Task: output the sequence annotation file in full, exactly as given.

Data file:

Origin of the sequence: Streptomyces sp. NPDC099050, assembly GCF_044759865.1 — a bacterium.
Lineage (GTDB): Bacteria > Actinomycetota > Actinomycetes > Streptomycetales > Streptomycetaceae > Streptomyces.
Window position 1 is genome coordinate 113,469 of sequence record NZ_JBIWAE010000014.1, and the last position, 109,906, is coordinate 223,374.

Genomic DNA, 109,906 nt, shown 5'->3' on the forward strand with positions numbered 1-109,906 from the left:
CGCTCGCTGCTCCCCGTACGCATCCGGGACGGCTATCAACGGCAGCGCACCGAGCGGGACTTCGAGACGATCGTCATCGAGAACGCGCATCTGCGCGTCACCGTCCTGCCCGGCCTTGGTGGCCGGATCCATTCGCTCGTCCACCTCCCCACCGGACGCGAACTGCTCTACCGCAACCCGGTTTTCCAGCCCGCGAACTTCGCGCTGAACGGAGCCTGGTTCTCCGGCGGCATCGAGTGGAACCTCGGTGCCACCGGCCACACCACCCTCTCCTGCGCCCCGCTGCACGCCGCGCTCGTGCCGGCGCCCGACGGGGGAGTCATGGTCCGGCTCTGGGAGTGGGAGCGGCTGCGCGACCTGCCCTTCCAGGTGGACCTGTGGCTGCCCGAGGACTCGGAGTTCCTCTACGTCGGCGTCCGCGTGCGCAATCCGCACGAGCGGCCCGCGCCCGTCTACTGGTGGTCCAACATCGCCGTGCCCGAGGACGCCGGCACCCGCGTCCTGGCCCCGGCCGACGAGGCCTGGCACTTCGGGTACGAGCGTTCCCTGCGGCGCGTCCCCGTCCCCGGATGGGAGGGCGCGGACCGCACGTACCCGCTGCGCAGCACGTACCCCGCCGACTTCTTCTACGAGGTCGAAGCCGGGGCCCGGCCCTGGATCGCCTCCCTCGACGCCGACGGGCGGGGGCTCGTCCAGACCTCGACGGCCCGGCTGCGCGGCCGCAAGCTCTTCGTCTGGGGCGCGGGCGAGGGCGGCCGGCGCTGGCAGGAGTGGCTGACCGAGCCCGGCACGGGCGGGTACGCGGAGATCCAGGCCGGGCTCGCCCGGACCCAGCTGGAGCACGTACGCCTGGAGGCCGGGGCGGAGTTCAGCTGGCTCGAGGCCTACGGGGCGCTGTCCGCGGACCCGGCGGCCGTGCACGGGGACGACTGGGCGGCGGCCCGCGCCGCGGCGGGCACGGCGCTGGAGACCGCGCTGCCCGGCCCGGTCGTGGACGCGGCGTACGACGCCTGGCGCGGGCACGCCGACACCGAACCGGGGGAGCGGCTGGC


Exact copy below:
Origin of the sequence: Streptomyces sp. NPDC099050, assembly GCF_044759865.1 — a bacterium.
Lineage (GTDB): Bacteria > Actinomycetota > Actinomycetes > Streptomycetales > Streptomycetaceae > Streptomyces.
Window position 1 is genome coordinate 113,469 of sequence record NZ_JBIWAE010000014.1, and the last position, 109,906, is coordinate 223,374.

Genomic DNA, 109,906 nt, shown 5'->3' on the forward strand with positions numbered 1-109,906 from the left:
CGCTCGCTGCTCCCCGTACGCATCCGGGACGGCTATCAACGGCAGCGCACCGAGCGGGACTTCGAGACGATCGTCATCGAGAACGCGCATCTGCGCGTCACCGTCCTGCCCGGCCTTGGTGGCCGGATCCATTCGCTCGTCCACCTCCCCACCGGACGCGAACTGCTCTACCGCAACCCGGTTTTCCAGCCCGCGAACTTCGCGCTGAACGGAGCCTGGTTCTCCGGCGGCATCGAGTGGAACCTCGGTGCCACCGGCCACACCACCCTCTCCTGCGCCCCGCTGCACGCCGCGCTCGTGCCGGCGCCCGACGGGGGAGTCATGGTCCGGCTCTGGGAGTGGGAGCGGCTGCGCGACCTGCCCTTCCAGGTGGACCTGTGGCTGCCCGAGGACTCGGAGTTCCTCTACGTCGGCGTCCGCGTGCGCAATCCGCACGAGCGGCCCGCGCCCGTCTACTGGTGGTCCAACATCGCCGTGCCCGAGGACGCCGGCACCCGCGTCCTGGCCCCGGCCGACGAGGCCTGGCACTTCGGGTACGAGCGTTCCCTGCGGCGCGTCCCCGTCCCCGGATGGGAGGGCGCGGACCGCACGTACCCGCTGCGCAGCACGTACCCCGCCGACTTCTTCTACGAGGTCGAAGCCGGGGCCCGGCCCTGGATCGCCTCCCTCGACGCCGACGGGCGGGGGCTCGTCCAGACCTCGACGGCCCGGCTGCGCGGCCGCAAGCTCTTCGTCTGGGGCGCGGGCGAGGGCGGCCGGCGCTGGCAGGAGTGGCTGACCGAGCCCGGCACGGGCGGGTACGCGGAGATCCAGGCCGGGCTCGCCCGGACCCAGCTGGAGCACGTACGCCTGGAGGCCGGGGCGGAGTTCAGCTGGCTCGAGGCCTACGGGGCGCTGTCCGCGGACCCGGCGGCCGTGCACGGGGACGACTGGGCGGCGGCCCGCGCCGCGGCGGGCACGGCGCTGGAGACCGCGCTGCCCGGCCCGGTCGTGGACGCGGCGTACGACGCCTGGCGCGGGCACGCCGACACCGAACCGGGGGAGCGGCTGGC